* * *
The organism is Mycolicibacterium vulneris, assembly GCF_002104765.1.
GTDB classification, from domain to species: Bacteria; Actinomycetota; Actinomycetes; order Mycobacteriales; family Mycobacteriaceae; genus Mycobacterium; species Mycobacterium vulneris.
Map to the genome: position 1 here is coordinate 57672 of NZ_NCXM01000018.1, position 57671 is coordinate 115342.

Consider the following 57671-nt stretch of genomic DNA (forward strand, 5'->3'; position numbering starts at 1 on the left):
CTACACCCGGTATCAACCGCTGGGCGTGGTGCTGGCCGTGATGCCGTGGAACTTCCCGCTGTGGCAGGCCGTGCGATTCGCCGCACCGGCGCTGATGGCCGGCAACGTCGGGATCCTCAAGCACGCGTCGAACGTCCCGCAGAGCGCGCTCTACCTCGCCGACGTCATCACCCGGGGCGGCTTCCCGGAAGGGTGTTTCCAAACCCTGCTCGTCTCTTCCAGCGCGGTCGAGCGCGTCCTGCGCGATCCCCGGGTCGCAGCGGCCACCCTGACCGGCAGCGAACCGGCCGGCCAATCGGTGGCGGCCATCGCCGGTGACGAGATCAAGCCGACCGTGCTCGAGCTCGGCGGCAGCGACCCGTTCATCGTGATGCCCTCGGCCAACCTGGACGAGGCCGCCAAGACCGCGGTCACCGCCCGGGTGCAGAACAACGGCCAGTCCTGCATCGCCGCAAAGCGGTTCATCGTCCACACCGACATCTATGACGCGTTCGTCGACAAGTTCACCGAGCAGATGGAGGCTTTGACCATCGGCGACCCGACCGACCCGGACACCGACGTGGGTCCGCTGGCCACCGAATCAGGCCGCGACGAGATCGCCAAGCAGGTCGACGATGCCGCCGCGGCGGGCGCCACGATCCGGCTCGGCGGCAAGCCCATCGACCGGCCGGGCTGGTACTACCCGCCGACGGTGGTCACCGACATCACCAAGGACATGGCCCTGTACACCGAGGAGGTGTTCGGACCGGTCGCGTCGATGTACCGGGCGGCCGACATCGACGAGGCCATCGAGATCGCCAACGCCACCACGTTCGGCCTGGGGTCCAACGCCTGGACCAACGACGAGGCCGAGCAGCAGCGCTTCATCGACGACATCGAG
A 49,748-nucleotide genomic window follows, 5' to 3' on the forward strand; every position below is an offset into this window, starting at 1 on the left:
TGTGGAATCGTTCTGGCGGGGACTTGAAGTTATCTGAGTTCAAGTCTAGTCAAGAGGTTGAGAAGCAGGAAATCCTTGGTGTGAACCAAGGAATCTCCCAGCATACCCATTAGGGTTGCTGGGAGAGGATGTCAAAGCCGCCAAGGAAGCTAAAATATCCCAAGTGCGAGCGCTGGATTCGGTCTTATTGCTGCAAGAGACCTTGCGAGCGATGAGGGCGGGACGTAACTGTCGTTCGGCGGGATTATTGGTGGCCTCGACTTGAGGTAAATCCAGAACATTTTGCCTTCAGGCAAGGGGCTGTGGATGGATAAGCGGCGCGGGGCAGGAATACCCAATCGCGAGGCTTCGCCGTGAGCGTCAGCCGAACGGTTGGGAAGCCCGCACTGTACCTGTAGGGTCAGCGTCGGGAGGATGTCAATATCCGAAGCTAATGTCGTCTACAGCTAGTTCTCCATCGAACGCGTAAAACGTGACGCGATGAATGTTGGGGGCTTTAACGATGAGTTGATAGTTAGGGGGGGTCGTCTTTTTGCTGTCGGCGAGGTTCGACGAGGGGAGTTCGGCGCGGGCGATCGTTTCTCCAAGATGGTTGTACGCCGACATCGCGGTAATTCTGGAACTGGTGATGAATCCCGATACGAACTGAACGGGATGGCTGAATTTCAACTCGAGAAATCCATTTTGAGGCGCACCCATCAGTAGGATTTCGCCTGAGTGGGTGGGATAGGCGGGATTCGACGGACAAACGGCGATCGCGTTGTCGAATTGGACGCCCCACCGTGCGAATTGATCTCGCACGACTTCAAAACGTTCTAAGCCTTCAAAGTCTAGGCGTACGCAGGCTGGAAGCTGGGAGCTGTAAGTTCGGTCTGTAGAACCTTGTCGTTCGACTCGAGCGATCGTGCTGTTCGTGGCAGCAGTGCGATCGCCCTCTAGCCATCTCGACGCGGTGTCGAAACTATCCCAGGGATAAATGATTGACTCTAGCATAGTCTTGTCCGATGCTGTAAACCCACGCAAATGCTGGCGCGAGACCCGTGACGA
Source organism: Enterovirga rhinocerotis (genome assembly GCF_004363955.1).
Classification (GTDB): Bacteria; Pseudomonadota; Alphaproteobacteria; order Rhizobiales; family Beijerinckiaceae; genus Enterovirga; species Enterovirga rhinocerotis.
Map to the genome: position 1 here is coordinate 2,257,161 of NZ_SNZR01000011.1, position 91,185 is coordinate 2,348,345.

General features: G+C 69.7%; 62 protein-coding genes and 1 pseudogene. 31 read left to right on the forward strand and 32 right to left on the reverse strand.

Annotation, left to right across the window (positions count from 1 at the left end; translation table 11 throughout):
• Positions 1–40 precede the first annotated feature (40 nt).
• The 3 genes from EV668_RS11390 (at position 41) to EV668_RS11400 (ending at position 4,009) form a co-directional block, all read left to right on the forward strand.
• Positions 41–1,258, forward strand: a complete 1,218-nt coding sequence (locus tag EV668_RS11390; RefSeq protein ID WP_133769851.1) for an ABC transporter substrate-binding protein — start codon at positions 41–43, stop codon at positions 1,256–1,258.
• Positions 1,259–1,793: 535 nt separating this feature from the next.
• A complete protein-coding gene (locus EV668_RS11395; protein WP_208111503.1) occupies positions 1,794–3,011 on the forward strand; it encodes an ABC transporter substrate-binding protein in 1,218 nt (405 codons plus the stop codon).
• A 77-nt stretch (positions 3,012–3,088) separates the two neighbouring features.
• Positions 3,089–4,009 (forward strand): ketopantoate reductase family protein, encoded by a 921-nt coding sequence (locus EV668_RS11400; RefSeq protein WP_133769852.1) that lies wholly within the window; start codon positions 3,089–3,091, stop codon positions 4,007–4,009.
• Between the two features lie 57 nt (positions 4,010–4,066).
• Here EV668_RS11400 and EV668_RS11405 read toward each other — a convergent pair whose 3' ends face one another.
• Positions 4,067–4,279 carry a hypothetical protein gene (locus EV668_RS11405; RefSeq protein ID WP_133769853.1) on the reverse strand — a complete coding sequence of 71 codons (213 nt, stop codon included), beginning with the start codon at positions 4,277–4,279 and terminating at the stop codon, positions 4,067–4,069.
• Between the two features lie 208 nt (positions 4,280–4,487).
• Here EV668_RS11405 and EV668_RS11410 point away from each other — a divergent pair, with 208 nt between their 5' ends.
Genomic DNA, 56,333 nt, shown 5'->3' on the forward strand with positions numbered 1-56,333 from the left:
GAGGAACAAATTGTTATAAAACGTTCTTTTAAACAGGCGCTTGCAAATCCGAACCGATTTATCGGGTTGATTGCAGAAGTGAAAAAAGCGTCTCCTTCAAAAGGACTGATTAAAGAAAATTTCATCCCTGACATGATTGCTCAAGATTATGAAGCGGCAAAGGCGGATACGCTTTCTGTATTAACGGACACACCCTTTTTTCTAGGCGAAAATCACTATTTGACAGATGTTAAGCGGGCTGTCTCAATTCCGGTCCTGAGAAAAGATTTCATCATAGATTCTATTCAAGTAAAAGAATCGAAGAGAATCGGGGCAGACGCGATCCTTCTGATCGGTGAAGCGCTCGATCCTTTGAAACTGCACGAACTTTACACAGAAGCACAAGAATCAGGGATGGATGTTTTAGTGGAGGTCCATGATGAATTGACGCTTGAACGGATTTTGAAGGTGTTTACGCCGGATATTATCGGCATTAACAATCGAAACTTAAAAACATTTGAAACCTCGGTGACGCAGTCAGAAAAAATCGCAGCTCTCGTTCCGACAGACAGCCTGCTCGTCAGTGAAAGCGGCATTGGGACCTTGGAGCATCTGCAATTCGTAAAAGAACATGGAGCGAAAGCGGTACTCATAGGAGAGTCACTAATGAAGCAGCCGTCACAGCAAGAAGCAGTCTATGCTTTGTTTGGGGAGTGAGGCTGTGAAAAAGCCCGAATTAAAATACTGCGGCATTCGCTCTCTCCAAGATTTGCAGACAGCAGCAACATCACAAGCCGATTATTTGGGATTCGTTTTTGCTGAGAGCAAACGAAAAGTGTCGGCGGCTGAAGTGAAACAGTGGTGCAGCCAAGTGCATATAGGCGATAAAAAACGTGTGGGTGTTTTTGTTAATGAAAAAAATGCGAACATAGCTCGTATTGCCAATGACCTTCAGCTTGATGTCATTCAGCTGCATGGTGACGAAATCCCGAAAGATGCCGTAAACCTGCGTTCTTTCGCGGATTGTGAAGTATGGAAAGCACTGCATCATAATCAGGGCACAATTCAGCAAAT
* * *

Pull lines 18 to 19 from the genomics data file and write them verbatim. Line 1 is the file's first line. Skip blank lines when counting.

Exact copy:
• A 77-nt stretch (positions 3,012–3,088) separates the two neighbouring features.
• Positions 3,089–4,009 (forward strand): ketopantoate reductase family protein, encoded by a 921-nt coding sequence (locus EV668_RS11400; RefSeq protein WP_133769852.1) that lies wholly within the window; start codon positions 3,089–3,091, stop codon positions 4,007–4,009.